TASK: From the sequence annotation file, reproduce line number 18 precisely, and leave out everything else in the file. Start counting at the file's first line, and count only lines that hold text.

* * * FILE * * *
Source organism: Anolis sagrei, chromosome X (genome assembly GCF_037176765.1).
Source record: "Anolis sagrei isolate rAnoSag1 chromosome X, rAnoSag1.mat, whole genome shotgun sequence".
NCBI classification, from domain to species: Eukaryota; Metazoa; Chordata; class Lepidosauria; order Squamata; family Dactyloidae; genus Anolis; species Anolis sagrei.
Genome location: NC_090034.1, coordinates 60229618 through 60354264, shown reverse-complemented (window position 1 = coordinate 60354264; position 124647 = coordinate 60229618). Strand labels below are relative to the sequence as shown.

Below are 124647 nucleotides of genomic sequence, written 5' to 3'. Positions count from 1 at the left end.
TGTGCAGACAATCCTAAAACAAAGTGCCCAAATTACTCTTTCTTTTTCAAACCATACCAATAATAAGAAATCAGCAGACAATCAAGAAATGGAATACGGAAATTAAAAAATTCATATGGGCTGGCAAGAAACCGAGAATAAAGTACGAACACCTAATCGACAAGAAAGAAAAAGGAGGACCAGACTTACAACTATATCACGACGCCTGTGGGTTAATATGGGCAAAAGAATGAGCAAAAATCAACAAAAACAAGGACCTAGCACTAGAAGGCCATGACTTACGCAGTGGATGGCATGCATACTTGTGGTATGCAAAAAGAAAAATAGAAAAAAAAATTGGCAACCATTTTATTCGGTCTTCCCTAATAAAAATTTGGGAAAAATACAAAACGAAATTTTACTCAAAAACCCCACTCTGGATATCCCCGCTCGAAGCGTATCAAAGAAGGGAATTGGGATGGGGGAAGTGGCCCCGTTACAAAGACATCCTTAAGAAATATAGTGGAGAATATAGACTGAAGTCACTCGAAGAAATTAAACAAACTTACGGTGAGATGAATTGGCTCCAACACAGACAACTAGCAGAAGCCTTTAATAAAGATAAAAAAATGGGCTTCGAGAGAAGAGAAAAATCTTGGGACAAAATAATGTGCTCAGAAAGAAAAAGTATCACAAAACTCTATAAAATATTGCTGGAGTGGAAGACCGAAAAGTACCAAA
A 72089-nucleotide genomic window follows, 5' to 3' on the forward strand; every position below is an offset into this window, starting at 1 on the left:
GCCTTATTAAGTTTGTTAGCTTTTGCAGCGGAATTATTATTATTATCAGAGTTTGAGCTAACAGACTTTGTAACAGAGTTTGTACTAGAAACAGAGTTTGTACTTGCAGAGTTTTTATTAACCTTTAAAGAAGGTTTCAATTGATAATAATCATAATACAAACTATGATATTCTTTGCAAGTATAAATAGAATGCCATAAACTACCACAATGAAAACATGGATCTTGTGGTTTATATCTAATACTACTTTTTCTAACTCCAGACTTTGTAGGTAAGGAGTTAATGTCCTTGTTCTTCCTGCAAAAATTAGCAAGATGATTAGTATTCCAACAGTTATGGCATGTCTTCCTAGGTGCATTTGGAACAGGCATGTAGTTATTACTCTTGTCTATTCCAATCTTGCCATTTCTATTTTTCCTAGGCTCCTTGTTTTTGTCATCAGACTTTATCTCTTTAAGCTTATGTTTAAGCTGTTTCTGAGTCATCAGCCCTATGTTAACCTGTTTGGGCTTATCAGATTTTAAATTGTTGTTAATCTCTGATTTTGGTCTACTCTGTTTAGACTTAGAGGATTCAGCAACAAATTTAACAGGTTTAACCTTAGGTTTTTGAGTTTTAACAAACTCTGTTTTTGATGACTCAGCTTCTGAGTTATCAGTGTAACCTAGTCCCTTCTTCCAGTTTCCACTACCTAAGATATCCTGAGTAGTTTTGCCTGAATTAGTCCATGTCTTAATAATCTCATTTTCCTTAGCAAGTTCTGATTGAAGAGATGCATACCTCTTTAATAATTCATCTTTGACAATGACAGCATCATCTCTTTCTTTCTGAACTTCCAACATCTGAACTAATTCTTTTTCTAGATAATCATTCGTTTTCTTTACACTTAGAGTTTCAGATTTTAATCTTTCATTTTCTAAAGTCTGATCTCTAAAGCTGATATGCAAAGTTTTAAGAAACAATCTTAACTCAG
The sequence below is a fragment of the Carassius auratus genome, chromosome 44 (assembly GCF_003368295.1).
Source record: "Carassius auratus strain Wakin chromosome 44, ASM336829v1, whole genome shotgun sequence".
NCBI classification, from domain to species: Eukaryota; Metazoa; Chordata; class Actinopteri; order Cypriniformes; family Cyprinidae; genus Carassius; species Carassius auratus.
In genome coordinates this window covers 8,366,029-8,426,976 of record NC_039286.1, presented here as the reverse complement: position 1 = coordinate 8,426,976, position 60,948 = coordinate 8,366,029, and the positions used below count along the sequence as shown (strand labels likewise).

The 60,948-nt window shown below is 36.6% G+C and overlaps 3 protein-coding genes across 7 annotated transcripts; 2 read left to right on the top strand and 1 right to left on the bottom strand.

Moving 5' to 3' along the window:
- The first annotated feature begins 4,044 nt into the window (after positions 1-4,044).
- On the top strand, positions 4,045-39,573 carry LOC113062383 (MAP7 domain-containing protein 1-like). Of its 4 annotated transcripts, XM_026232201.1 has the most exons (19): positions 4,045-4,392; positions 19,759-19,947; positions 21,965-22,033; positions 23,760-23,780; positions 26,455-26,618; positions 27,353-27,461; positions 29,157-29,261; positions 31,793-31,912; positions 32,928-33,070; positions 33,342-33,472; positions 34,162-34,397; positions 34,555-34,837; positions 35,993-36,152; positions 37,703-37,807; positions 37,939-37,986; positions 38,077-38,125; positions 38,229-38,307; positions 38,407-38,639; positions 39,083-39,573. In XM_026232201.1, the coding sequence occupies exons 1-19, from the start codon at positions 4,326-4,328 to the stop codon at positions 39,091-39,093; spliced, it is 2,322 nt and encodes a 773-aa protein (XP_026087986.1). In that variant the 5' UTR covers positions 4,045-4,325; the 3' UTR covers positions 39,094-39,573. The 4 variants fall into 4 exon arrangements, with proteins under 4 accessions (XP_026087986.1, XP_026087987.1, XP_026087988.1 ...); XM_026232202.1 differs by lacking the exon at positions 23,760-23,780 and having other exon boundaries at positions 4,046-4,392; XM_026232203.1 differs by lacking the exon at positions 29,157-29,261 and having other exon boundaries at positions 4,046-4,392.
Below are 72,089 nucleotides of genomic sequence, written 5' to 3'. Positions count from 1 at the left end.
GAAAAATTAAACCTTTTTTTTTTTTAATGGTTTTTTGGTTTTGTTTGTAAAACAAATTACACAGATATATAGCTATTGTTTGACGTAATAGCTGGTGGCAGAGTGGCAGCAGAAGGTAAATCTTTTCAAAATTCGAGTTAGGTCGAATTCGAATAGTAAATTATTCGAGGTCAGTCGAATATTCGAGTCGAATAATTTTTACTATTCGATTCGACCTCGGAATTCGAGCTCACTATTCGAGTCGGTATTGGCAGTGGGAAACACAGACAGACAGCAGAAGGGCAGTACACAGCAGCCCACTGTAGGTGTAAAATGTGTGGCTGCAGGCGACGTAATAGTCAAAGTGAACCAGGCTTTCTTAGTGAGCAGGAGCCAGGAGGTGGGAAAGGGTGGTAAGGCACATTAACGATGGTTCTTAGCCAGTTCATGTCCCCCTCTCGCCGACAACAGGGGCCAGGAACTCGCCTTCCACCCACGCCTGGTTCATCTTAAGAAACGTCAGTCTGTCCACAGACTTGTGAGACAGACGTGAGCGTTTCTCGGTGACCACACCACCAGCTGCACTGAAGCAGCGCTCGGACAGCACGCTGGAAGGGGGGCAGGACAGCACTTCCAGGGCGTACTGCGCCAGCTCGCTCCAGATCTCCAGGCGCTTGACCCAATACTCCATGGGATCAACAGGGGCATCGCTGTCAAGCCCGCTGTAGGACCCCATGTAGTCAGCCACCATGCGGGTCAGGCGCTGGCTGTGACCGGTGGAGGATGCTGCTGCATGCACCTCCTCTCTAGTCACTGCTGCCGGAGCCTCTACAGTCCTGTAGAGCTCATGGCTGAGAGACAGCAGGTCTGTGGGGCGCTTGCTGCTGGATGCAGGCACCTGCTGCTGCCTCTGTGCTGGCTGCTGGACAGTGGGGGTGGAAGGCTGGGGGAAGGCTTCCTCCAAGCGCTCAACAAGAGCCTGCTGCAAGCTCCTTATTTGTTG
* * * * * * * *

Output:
GAAAAATTAAACCTTTTTTTTTTTTAATGGTTTTTTGGTTTTGTTTGTAAAACAAATTACACAGATATATAGCTATTGTTTGACGTAATAGCTGGTGGCAGAGTGGCAGCAGAAGGTAAATCTTTTCAAAATTCGAGTTAGGTCGAATTCGAATAGTAAATTATTCGAGGTCAGTCGAATATTCGAGTCGAATAATTTTTACTATTCGATTCGACCTCGGAATTCGAGCTCACTATTCGAGTCGGTATTGGCAGTGGGAAACACAGACAGACAGCAGAAGGGCAGTACACAGCAGCCCACTGTAGGTGTAAAATGTGTGGCTGCAGGCGACGTAATAGTCAAAGTGAACCAGGCTTTCTTAGTGAGCAGGAGCCAGGAGGTGGGAAAGGGTGGTAAGGCACATTAACGATGGTTCTTAGCCAGTTCATGTCCCCCTCTCGCCGACAACAGGGGCCAGGAACTCGCCTTCCACCCACGCCTGGTTCATCTTAAGAAACGTCAGTCTGTCCACAGACTTGTGAGACAGACGTGAGCGTTTCTCGGTGACCACACCACCAGCTGCACTGAAGCAGCGCTCGGACAGCACGCTGGAAGGGGGGCAGGACAGCACTTCCAGGGCGTACTGCGCCAGCTCGCTCCAGATCTCCAGGCGCTTGACCCAATACTCCATGGGATCAACAGGGGCATCGCTGTCAAGCCCGCTGTAGGACCCCATGTAGTCAGCCACCATGCGGGTCAGGCGCTGGCTGTGACCGGTGGAGGATGCTGCTGCATGCACCTCCTCTCTAGTCACTGCTGCCGGAGCCTCTACAGTCCTGTAGAGCTCATGGCTGAGAGACAGCAGGTCTGTGGGGCGCTTGCTGCTGGATGCAGGCACCTGCTGCTGCCTCTGTGCTGGCTGCTGGACAGTGGGGGTGGAAGGCTGGGGGAAGGCTTCCTCCAAGCGCTCAACAAGAGCCTGCTGCAAGCTCCTTATTTGTTG